Hostnames  //  Monday, August 25, 2008

I have decided that, in addition to the canonical grid1, grid2, ..., gridN host names that have traditionally assigned to the Grid nodes, I will also give each node a common name. The machines will be available by either name, and it will make no difference which you use to reach them. Names will be synonymous with "distribute," a nod to the intended function of the nodes. My projected name list is as follows:

If anyone has suggestions for alternates, let me know. A Thesaurus only goes so far...


posted by Christian @ 8:39 AM

grid1 Online?  //  Thursday, August 21, 2008

Okay, so I've made a bit of progress. I've gotten the operating system installed on the first of my text boxes. This is not going to be the final, for-real install. I'm just using it for testing, to work out which packages I'll need, and to road-map any snags I'll hit along the way.

The operating system I chose for the test install was Ubuntu 8.04.1 LTS (Hardy Heron) Server Edition. Stupidly, I installed the 32-bit edition, so I'm going to need to wipe it fairly soon to have a realistic test environment.

I have, however, already run across two issues. The first was the installation of the development environment on Ubuntu Server. Compilers, development libraries, kernel headers et cetera are not installed by default on the Server edition for security reasons. So, finding the things I need for all of that is going to be a pain, especially since I will need to install each package individually from the command line. At least APT will streamline the process. The installation of the sun-java6-jdk package (Canonical's packaging of the Sun Java SE 6 Java Development Kit) was fairly painless, except that the sun-java6-doc package requests that you go download the documentation files yourself halfway through the install, and fails if you don't. How this makes sense is beyond me.

The second issue I hit was a networking issue, and is probably my fault. The grid will exist in a subnet dedicated purely to this purpose. IP addresses and associated FQDNs are already set up in DNS from the previous incarnation of the grid, but when I attempted to set the static IP of the new host, I lost connectivity. I will probably end up having to involve the networking department to make sure I get everything right, and it may be that I need the machines jacked in at their final location before I can assign the real IPs. That would be a huge bummer when I start doing final configurations, but for now I can survive. Also, it's never a good idea to set a new IP via SSH if there's even the slightest chance it won't take.

I will probably throw the 64-bit operating system on my test box early next week. Not expecting any problems, but inevitably there will be some.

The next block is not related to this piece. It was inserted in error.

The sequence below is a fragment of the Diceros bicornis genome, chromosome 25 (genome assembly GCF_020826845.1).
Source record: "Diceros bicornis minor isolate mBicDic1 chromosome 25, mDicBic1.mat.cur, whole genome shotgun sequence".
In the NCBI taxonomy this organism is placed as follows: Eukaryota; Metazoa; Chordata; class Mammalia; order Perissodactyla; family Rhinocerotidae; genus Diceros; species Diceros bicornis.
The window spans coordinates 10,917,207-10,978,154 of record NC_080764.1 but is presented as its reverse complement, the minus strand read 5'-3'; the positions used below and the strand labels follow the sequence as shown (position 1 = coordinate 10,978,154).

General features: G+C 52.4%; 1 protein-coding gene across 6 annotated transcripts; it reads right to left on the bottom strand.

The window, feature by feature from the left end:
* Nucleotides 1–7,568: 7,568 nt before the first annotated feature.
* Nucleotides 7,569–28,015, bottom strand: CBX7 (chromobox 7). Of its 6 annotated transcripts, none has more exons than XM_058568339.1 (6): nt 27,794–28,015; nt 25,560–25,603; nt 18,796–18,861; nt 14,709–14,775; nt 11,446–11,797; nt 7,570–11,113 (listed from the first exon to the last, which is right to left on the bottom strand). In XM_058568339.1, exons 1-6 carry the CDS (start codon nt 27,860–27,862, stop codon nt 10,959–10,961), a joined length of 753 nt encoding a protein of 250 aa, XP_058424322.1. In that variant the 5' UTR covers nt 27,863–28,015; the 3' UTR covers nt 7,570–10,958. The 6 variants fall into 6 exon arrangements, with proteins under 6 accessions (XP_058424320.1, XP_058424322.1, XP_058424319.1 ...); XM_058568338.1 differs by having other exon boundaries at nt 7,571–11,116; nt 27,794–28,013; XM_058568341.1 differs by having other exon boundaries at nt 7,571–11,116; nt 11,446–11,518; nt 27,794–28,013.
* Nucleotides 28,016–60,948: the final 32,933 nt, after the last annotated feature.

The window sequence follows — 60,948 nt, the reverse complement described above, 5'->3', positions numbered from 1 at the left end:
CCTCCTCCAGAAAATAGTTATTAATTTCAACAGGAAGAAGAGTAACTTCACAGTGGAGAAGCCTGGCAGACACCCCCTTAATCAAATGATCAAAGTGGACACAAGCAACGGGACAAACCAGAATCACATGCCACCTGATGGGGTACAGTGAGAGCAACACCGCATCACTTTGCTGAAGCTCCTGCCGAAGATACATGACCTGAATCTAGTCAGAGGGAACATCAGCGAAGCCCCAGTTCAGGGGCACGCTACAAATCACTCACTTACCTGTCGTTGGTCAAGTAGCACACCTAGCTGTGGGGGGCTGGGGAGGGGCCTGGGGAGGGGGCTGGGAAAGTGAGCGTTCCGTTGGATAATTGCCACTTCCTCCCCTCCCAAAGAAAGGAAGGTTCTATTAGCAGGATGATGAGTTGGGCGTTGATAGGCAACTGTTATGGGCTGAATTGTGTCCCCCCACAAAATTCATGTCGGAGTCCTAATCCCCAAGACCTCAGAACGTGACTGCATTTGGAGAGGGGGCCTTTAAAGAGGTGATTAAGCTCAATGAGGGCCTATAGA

Cheers 'til then,


Labels: , ,

posted by Christian @ 8:57 AM

Getting Started  //  Wednesday, August 20, 2008

Beginning in September 2008, I have been tasked with rebuilding the Grid for the Elon University Department of Computing Sciences. The Grid will be a collection of consumer hardware in the form of Dell desktops. Eight of these machines will serve as the horsepower for the Grid, while a single Dell server tower will function as the scheduler and filesystem host.

Over the course of the coming months, I will share my experiences in developing this grid, all of my research into current best-practices, and any snags I hit along the way. My goal is to develop the best possible system for my buck (where my is defined as Elon University), and to hopefully learn something of distributed system design and Linux systems administration.

Moving away from the goals and overview, I will delve into some of the more technical (and thereby interesting) aspects of my project. I already stated that I will be using consumer hardware of the Dell variety, but here are some more specific details of each grid component:

  • 1 Intel Core 2 Duo Processor
  • 2GB 667MHz RAM
  • 160GB HDD
  • 1 Gigabit Ethernet Port
I have managed to forget the exact model of machine, but will update as soon as I can make it back to the lab to check. I also do not have any technical specifications for the scheduler, but to quote my professor, "it's a beast." It has something on the order of 1TB storage, but beyond that, all I know is that it's big, loud, and a Dell.

Among other things, I know this about the software:

Again, more to come as I know it. Suggestions are welcome, but I will be making the final decisions based on feedback from my supervisor. Also, I hope to try and get some pictures of my efforts online as things start taking shape.

Cheers 'til then,


Update: The machines are Dell Optiplex 755. Lots of USB ports, and really quiet!

posted by Christian @ 7:02 AM

Site Design Copyright © 2008 Christian Funkhouser

Site used in accordance with the Elon University Web Policy.

Make note of this disclaimer.